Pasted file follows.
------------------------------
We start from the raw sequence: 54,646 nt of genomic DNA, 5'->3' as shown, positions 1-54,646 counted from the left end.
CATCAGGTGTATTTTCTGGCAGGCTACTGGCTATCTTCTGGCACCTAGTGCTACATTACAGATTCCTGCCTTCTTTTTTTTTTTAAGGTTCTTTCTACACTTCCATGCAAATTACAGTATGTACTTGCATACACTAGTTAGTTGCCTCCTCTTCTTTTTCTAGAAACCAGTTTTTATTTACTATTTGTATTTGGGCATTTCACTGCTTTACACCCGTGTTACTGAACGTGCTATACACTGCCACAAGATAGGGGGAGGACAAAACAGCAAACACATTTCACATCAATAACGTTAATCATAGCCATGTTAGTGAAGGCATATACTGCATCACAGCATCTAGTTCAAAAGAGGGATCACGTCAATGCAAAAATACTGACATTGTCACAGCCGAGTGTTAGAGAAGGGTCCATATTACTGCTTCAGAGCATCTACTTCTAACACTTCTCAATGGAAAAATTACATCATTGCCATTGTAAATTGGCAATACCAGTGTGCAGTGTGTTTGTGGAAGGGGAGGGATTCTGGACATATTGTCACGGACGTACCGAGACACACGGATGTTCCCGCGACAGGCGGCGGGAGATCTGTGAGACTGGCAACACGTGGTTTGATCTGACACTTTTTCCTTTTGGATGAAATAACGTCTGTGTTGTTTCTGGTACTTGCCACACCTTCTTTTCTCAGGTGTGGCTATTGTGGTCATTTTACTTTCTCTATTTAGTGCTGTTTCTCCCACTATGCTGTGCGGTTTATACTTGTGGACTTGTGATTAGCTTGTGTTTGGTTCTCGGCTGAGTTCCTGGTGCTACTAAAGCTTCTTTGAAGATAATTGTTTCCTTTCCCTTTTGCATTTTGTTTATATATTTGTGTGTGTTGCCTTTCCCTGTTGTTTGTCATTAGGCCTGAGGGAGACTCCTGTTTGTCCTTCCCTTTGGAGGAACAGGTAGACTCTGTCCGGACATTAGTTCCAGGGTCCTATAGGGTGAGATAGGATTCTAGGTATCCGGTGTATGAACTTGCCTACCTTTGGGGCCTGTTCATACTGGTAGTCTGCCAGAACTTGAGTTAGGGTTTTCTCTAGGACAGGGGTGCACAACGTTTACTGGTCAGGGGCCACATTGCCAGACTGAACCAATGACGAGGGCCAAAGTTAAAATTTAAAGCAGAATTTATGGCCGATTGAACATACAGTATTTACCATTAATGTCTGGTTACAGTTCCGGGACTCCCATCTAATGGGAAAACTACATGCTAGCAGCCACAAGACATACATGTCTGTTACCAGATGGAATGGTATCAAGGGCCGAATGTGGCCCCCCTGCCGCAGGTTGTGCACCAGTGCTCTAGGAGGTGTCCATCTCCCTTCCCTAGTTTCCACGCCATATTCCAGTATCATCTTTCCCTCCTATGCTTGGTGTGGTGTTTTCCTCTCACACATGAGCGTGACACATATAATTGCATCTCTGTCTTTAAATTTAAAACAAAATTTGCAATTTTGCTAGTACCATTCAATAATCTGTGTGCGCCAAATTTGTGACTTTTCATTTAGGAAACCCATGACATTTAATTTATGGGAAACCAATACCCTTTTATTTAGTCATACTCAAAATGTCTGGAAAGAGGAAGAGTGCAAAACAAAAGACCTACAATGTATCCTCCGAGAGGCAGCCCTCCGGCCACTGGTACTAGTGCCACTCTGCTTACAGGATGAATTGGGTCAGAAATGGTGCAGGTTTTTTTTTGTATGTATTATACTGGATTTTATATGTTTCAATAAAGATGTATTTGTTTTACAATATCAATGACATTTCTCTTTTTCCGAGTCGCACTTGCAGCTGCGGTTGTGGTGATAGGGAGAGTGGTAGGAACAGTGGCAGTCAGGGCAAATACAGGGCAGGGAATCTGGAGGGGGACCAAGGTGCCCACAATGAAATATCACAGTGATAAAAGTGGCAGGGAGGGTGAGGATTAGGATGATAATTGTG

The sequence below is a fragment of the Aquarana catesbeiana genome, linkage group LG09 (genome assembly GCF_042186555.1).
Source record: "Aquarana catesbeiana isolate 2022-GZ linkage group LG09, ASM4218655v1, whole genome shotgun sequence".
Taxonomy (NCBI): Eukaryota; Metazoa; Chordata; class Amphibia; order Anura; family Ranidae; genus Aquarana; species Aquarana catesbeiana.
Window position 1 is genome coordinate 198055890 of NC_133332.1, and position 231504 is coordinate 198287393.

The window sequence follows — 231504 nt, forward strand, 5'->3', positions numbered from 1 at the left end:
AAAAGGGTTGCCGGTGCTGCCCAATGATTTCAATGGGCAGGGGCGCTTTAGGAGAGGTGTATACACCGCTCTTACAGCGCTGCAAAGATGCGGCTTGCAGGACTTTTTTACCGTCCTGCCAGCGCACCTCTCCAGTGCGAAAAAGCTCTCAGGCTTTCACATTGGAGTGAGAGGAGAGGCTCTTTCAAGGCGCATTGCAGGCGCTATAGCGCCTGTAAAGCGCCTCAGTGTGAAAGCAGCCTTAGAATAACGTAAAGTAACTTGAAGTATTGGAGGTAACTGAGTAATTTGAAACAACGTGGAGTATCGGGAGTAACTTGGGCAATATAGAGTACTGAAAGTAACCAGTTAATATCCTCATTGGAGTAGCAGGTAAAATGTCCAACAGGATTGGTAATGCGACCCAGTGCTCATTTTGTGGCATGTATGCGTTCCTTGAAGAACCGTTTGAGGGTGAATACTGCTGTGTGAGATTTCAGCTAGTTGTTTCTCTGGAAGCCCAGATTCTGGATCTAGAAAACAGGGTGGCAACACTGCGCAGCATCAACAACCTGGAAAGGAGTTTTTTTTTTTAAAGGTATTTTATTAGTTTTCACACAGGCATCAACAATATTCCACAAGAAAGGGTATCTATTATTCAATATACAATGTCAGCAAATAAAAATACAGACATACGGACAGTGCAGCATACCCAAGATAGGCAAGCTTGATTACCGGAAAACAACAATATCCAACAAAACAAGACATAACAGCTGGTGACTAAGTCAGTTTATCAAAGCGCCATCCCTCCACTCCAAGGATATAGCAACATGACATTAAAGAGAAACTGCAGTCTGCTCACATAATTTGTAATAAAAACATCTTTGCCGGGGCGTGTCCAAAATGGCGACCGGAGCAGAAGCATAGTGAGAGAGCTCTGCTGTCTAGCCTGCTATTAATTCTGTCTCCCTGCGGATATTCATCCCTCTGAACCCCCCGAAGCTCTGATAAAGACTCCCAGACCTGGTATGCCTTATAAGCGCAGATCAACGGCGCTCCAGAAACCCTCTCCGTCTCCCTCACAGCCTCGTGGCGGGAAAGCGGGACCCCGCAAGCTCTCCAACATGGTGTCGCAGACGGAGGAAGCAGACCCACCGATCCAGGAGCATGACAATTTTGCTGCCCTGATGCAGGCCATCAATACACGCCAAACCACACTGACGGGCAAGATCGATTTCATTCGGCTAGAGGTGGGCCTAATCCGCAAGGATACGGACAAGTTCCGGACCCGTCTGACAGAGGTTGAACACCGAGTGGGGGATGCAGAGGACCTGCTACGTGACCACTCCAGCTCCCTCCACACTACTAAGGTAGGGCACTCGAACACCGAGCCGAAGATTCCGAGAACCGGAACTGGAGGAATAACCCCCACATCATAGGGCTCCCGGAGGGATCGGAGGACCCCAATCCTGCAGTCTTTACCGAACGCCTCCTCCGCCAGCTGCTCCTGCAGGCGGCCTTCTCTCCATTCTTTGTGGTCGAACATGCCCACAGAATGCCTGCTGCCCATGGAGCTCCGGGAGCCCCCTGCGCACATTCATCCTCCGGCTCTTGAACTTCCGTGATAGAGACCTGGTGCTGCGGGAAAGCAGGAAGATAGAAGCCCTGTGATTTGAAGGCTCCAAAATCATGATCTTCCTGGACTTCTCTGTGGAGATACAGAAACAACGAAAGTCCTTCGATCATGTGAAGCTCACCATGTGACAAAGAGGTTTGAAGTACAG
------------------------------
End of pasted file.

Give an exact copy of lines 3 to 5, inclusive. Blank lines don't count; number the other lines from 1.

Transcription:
The sequence below is a fragment of the Aquarana catesbeiana genome, linkage group LG09 (genome assembly GCF_042186555.1).
Source record: "Aquarana catesbeiana isolate 2022-GZ linkage group LG09, ASM4218655v1, whole genome shotgun sequence".
Taxonomy (NCBI): Eukaryota; Metazoa; Chordata; class Amphibia; order Anura; family Ranidae; genus Aquarana; species Aquarana catesbeiana.